If you haven’t yet connected with your local prosecutor’s office, some have special DV units that specialize in the legal issues DV survivors face. There’s also the judicial guide that you can get for free and give to your judge. There’s a link on my blogroll.

    Some mothers have found packing the court room during their hearings helps. However, this strategy has also backfired when the mothers got too aggressive.

    If you are lucky to have enlightened brothers, cousins, or male friends, you might ask them to have a “chat” with your ex. As you know, most abusers are cowards. They’ll back down if they know there might be consequences.

    You are a resourceful person ~ that’s the most important factor. The system sadly isn’t where we need it to be. Yet, I know for sure that it is survivors like us who will demand change and get it.

    Good luck,
    Anne Caroline

  5. The National Domestic Violence SafeLine number is toll free 1-800-799-7233 (SAFE). Help is available 24/7.

    You are very welcome Anne Caroline. And thank you! It our pleasure to be another loop in the safety net…

  6. Ms Johnson your my most favorite MODEL ever!!! Since being a small and growing up in Asbury Park N.J. I’ve aways had mad love for you.Yes Ms.J no one will ever touch you On the runway or just walking down a sidewalk!!!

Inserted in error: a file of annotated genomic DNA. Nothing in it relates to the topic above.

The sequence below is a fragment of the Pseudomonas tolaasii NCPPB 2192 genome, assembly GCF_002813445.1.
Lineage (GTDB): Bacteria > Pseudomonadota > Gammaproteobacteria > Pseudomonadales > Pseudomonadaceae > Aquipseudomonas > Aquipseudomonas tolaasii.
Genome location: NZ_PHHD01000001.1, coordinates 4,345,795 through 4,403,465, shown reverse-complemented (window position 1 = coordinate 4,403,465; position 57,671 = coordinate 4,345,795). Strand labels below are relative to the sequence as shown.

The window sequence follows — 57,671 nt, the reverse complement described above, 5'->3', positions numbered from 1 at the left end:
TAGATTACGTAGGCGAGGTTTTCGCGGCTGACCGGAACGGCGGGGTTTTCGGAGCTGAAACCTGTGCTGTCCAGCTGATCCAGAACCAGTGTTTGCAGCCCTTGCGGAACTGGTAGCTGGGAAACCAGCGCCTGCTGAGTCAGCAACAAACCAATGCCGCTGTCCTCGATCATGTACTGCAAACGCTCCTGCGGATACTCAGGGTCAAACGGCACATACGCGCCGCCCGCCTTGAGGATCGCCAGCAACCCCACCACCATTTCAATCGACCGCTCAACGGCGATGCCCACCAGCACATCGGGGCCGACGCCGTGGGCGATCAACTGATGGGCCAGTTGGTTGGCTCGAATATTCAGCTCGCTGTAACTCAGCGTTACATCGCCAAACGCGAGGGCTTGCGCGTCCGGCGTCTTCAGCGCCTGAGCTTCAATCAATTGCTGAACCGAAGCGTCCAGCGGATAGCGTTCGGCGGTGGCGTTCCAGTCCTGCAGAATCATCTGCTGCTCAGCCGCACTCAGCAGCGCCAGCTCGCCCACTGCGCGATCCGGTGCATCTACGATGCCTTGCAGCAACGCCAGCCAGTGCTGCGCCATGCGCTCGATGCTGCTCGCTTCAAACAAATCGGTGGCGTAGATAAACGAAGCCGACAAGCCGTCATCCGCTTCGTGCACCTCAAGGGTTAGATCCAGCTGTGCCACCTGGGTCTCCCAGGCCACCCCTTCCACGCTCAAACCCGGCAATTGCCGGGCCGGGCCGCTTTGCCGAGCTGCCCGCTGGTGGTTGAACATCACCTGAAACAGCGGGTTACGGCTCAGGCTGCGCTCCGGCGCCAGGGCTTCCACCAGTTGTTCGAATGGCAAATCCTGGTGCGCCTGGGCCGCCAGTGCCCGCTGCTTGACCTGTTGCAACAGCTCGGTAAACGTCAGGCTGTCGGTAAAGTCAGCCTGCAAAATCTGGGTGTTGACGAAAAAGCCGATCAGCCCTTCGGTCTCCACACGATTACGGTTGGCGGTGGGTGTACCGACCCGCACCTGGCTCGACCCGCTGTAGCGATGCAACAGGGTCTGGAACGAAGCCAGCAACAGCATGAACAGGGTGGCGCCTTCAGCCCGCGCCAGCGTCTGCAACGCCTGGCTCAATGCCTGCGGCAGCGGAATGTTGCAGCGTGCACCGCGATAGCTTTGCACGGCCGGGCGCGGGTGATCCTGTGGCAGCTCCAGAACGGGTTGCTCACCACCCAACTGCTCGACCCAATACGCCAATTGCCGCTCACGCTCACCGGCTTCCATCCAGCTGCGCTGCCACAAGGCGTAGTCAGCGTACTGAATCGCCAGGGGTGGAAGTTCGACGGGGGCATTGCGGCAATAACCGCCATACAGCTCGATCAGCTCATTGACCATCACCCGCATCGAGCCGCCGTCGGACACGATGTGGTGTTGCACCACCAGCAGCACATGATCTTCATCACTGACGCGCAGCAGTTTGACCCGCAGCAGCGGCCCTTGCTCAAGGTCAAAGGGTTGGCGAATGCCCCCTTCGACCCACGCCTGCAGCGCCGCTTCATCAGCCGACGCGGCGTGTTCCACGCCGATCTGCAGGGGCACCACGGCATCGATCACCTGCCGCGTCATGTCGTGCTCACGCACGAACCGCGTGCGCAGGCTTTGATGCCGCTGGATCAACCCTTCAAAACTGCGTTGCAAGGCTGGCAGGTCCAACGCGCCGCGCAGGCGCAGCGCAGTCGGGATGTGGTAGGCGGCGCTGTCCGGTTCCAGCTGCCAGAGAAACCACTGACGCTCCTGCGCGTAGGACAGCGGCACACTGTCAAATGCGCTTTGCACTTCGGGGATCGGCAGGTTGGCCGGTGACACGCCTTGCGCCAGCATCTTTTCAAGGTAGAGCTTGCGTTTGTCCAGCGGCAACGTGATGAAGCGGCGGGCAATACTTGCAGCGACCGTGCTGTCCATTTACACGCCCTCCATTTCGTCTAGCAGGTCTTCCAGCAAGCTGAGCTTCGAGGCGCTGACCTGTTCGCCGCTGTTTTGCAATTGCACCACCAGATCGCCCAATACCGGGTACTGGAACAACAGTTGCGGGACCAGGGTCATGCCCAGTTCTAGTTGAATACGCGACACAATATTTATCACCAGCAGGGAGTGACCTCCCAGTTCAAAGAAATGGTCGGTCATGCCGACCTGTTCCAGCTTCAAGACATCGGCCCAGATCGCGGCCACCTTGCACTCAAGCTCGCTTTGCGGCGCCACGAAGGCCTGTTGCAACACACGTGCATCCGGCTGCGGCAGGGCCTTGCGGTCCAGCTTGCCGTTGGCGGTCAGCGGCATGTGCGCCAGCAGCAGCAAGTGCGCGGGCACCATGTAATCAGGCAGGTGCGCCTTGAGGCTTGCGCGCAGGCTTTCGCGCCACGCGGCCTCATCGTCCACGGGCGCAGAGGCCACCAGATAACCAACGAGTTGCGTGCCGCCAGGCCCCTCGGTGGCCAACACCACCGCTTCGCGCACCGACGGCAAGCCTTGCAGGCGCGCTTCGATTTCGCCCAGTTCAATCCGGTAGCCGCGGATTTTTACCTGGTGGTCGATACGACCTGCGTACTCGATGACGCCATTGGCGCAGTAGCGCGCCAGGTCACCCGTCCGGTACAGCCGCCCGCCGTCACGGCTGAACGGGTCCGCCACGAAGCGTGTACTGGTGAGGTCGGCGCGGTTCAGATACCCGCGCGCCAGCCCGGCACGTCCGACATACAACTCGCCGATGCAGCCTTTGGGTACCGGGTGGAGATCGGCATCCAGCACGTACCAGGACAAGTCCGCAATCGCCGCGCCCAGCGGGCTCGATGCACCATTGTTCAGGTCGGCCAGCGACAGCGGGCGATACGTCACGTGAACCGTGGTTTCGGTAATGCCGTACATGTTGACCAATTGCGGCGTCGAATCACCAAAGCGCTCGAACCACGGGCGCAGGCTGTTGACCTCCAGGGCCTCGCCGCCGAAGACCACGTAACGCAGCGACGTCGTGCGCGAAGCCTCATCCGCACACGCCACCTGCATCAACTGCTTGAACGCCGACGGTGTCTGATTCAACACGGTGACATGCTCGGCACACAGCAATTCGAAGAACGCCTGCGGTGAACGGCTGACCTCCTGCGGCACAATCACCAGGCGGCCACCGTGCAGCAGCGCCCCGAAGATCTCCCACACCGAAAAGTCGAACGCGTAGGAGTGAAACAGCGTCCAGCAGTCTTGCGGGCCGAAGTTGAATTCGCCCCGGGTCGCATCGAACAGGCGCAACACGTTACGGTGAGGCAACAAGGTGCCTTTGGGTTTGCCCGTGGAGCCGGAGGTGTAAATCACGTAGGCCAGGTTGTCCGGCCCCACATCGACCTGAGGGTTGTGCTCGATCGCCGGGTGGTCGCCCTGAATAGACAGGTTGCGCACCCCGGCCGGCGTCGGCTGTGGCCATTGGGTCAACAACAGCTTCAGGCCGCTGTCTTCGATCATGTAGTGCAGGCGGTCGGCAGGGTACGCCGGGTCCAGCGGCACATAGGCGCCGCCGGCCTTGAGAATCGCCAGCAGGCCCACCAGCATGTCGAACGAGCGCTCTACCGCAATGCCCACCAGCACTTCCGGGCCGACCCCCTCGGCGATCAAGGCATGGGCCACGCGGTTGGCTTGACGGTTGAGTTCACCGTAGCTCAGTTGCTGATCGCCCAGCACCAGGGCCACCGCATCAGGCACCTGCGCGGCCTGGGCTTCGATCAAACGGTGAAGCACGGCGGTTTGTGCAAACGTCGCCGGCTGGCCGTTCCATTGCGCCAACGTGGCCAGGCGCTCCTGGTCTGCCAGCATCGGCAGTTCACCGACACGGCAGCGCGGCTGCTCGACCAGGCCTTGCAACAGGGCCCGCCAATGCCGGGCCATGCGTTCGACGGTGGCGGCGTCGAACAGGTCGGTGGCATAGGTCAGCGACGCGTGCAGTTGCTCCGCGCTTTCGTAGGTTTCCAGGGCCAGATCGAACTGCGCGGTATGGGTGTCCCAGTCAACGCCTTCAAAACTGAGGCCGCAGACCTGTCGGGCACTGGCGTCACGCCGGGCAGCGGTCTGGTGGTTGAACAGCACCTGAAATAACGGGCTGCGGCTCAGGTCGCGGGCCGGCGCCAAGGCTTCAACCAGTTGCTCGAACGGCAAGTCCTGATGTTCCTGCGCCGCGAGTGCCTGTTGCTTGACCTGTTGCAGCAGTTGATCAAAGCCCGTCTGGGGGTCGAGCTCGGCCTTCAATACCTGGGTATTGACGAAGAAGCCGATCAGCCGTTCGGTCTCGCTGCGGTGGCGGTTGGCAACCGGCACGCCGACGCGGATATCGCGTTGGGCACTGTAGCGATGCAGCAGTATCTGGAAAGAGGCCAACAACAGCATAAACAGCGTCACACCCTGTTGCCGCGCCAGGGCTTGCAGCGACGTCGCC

Thank you
    Imhotep Muhammad. aka little Leroy

  7. To the owner of this blog website. Please take notice on Feb. 13, 2013 , through the State of California in the County of Riverside the conviction of Mark Anthony Burk and was overturned to NOT GUILTY the case is dismissed – vacated from the entire County data base. I must demand you [ CaroliaDrake] remove the blog claiming a [conviction] exists in this matter. IN the event this webpost is not removed immediately than the next step will be a legal remedy to ‘cease and desist”. Defemation Slander & Libel Tort as the only remedy. . Please take this matter serious.

    Mark A. Burk

  8. Mr. Burk:

    If you want people to take you seriously, you would be wise to use proper grammar and legal terminology as well as adopt a more professional demeanor rather than threaten and harass journalists.

    No media outlet has the legal obligation to help you repair your reputation.

    I noticed today that the original report of your conviction remains on Page Six. Your comment updates readers on your current status. Quite frankly, it coupled with your second comment (which I deleted as a courtesy to you) creates the strong impression that Ms. Johnson had valid reason to be concerned about the pattern of your conduct.

    I do not tolerate threats, harassment, or cyber-bullying.

    Anne Caroline Drake, MBA/JD

  9. Pingback: Beverly Johnson Vogue - VideoClip4U·